Pheidole iceni n. sp., una nueva hormiga para una institución antigua


Instituto de Ciencias Naturales, Facultad de Ciencias, Universidad Nacional de Colombia, Apartado 7495, Bogotá D.C., Colombia.


Pheidole iceni a new species of ant (Formicidae: Myrmicinae) is described based on soldiers and workers from Chocó, Colombia. The ant is named in honor of the Instituto de Ciencias Naturales of the National University of Colombia in their 75th anniversary.

Key words. Colombia, Formicidae, Pheidole, New Species, Myrmicinae.


Se describe la nueva especie de hormiga Pheidole iceni (Formicidae: Myrmicinae) con base en obreras mayores y menores de Chocó, Colombia. La hormiga se nombra en honor del Instituto de Ciencias Naturales de la Universidad Nacional de Colombia en su aniversario 75 de su fundación.

Palabras clave. Colombia, Formicidae, Pheidole, Nueva especie, Myrmicinae.

Recibido: 23/04/2011
Aceptado: 19/10/2011


Although the isolated description of a new species is not recommended, this "rule" can be broken at times when the new species is part of an important study in biology, when it justifies some important nomenclature change, or when it is desired to offer homage to some colleague or institution. In this case, the latter argument is used to justify the description of a new species in the genus Pheidole.


For general discussion about characters in Pheidole see Wilson (2003) and Longino (2009) and Pheidole Working Group web page (see Longino 2009). The measurements of both castes follow Longino (2009). Observations were made at 40 to 80x magnification with an Optical Instruments dissecting microscope. Measurements were made at 80X. Automontage pictures were taken by Claudia Ortiz and Gary Alpert at MCZ with dissecting microscope Leica MZ16 and digital camera Leica DCF 420 with the Leica software Application Suite 3.7 - Helican Focus 5.1.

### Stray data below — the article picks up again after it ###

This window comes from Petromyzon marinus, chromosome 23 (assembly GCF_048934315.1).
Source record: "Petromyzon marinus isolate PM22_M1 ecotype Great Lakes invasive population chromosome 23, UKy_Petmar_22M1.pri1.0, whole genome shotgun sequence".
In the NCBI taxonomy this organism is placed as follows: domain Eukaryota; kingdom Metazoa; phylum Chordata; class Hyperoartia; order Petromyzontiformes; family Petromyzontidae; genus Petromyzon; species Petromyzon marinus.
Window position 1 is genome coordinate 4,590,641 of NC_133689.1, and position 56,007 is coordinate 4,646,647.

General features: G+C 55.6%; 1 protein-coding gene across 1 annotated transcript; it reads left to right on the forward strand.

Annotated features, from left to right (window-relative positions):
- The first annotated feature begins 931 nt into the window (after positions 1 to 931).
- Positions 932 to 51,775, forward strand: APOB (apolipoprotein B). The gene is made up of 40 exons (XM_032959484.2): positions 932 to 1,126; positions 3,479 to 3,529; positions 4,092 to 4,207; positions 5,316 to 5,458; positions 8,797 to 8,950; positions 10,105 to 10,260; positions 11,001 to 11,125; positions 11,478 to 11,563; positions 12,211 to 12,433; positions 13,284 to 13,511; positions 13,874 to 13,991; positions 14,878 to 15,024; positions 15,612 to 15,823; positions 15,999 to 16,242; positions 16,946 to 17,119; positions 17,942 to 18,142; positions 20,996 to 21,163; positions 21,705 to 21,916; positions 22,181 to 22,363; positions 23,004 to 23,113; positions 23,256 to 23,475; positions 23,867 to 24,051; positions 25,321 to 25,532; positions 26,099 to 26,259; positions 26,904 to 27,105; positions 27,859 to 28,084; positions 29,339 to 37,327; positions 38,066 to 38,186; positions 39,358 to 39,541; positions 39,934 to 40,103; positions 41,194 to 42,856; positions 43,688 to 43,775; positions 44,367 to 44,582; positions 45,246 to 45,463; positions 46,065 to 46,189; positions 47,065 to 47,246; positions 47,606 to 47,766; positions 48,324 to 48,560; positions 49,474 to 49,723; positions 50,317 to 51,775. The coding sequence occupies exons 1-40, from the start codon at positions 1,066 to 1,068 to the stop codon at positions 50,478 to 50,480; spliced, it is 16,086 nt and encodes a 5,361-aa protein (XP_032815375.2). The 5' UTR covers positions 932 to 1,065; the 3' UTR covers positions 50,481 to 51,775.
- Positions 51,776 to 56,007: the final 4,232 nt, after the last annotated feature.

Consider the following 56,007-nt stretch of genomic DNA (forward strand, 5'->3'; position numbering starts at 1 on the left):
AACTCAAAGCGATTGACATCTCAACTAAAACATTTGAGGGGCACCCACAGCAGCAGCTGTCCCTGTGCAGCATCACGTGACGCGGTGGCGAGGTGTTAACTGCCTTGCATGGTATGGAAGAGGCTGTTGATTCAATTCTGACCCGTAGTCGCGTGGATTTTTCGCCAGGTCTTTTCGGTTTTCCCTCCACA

Minor and major workers

HL: head length; in full-face view, maximum length of head, from line tangent to anteriormost projection of head capsule or clypeus to line tangent to posteriormost projection of vertex margin (including occipital carina, if visible).
HLA: anterior head length; in full-face view, distance between line tangent to anteriormost projection of head capsule or clypeus and line tangent to lowermost margin of compound eye.
HW: head width; in full-face view, maximum width of head capsule not including eyes.
SL: scape length; length of scape shaft from apex to basal flange, not including basal condyle and neck.
EL: eye length; maximum length of compound eye, with head oriented to maximize length (i.e., not full-face view).
ML: mesosoma length; in lateral view, distance from base of anterior face of pronotum (at inflection point between downward-sloping anterior face and flange-like anteriormost projection of pronotum [the latter extending to foramen and usually partially hidden by head capsule]) to posteriormost extension of metapleural or propodeal lobes (whichever extends further).
PSL: propodeal spine length; viewed laterally such that side of spine is roughly perpendicular to viewing angle, distance from inflection point between dorsal face of propodeum and base of spine to tip of spine.
PMG: depth of promesonotal groove; measured by establishing a line tangent to dorsalmost convexities of pronotum and mesonotum, measuring perpendicular distance from this line to bottom of promesonotal groove.